Who knows what that means? It means we’re reheating leftovers of nobody’s favorite parlor game. That’s right, it’s Hot take/Cold give, back with an all-well-worn-cliche version! Where I get to argue against both sides of the Saleh debate.

Pro Saleh Hot take: People can blame Saleh all they want, but what about the talent? You know what they say, “In the NFL, it’s not the X’s and the O’s, it’s the Jimmy’s and the Joe’s.”

Cold give: So I guess for the 49ers that would be the Jimmie’s and the Akhello’s, right?

That was a joke. Get it?... Is this thing on?... Okay then, I guess we’re not in the mood for joking after Sunday’s performance.

But seriously, folks, you can blame the talent on defense, but isn’t it really about coaching those guys up, or coming up with an inventive play call? Instead we get a zone in the red zone which allows Odell Beckham to be surrounded by defenders who are all actively not covering him.

K’Waun Williams seemed to know right away the ball was going to Beckham, but had to resist covering him due to the patch of ground he was supposed to cover. An example of bad scheme overcoming a player’s good instincts. To say that’s less than ideal is an understatement. And that’s just the glaring flaw in red zone coverage Eli Manning actually took advantage of in that game. There was at least one more he failed to recognize.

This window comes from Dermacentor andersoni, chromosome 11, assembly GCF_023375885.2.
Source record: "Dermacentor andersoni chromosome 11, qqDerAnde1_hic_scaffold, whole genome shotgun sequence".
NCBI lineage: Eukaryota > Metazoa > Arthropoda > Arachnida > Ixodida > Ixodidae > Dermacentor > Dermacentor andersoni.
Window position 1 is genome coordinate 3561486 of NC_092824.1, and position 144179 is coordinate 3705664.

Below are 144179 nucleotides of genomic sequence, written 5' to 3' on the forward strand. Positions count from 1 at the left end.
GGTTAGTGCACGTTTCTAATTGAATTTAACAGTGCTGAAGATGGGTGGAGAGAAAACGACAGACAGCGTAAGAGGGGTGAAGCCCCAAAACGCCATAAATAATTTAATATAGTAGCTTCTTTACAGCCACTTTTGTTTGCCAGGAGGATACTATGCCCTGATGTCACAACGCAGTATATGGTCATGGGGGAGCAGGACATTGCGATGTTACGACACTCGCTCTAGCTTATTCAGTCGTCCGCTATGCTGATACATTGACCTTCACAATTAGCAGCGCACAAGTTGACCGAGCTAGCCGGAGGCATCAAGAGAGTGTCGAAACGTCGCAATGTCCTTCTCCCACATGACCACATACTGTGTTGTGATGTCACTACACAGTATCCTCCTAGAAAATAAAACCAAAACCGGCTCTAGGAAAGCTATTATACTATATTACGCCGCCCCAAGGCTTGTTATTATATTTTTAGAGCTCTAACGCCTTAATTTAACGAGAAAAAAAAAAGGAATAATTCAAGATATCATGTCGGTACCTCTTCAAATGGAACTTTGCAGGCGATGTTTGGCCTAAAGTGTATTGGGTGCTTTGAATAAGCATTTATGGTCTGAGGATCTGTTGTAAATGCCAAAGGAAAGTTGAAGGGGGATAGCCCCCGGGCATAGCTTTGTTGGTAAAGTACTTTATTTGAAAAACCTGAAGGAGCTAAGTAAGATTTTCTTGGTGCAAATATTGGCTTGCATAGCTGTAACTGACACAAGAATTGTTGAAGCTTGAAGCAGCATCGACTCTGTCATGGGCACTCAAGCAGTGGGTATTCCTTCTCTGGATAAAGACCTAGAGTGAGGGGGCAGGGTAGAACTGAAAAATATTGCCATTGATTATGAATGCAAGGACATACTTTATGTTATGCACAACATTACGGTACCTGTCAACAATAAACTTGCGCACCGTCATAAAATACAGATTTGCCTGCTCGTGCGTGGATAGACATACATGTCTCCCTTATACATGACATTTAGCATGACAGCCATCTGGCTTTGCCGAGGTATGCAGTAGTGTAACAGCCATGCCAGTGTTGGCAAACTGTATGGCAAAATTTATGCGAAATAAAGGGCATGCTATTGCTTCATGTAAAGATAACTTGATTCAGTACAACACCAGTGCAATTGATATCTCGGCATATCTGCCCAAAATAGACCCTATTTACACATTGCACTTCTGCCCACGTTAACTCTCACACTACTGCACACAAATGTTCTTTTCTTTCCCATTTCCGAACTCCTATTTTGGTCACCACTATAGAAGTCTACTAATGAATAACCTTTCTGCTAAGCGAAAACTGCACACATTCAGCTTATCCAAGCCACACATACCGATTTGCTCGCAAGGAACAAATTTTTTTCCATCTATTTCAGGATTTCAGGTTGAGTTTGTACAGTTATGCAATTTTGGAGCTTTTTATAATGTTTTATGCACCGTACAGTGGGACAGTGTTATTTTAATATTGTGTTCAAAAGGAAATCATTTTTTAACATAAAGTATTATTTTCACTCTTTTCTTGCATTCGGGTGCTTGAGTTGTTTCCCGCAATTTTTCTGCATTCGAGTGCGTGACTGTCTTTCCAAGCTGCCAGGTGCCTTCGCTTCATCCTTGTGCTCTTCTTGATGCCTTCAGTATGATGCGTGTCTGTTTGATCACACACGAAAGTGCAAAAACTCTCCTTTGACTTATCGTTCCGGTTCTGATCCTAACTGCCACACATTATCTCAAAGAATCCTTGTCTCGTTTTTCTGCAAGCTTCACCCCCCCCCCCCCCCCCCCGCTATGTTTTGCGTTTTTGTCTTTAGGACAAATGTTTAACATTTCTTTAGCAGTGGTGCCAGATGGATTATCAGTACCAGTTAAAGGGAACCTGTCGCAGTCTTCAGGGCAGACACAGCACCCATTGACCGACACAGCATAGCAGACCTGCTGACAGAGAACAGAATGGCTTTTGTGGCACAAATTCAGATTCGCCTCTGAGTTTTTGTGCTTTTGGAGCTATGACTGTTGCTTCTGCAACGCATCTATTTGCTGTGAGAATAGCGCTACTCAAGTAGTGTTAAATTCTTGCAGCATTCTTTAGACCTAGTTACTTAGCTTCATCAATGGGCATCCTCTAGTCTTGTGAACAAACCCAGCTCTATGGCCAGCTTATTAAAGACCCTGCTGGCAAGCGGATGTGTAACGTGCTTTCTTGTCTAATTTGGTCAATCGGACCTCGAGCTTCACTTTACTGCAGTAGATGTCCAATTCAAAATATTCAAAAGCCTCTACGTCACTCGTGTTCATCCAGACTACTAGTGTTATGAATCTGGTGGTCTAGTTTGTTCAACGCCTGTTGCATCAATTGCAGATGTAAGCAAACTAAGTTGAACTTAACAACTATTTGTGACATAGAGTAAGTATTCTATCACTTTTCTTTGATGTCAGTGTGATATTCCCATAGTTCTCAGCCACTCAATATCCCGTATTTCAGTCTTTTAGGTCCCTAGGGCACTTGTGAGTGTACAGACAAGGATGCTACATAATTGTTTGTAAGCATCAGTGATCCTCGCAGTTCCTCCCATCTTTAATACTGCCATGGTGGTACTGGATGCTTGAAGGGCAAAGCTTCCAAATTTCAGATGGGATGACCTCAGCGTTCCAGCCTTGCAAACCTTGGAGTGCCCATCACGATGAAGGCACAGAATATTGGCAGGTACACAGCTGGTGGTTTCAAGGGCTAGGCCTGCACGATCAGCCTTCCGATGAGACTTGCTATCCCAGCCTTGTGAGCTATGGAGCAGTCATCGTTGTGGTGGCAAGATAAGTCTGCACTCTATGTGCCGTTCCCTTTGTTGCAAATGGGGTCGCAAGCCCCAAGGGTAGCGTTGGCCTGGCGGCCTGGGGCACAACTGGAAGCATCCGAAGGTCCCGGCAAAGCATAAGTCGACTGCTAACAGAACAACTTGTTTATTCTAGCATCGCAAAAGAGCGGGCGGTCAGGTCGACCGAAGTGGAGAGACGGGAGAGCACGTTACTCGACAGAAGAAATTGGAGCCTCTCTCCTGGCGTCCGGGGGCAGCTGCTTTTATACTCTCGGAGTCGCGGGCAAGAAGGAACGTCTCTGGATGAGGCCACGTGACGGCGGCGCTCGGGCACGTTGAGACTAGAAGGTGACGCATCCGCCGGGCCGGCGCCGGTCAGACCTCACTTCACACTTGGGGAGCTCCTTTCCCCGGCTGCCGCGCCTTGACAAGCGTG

One of my favorite coaching cliches is the old Bum Phillips line about Bear Bryant: “He can take his’n and beat your’n, and then take your’n and beat his’n.” Laugh at his grammar if you like, but Phillips was very smart, full of great quotes, and his point is valid — great coaches overcome inferior talent with their coaching of the fundamentals, scheme, playcalling, motivation, etc. Robert Saleh definitely doesn’t do that.

Anti-Saleh Hot take: Saleh may not have great talent, but where’s the improvement? The adjustments? How come the same problems keep repeating no matter who plays? You know what they say, “You’re either coaching it, or you’re allowing it to happen.”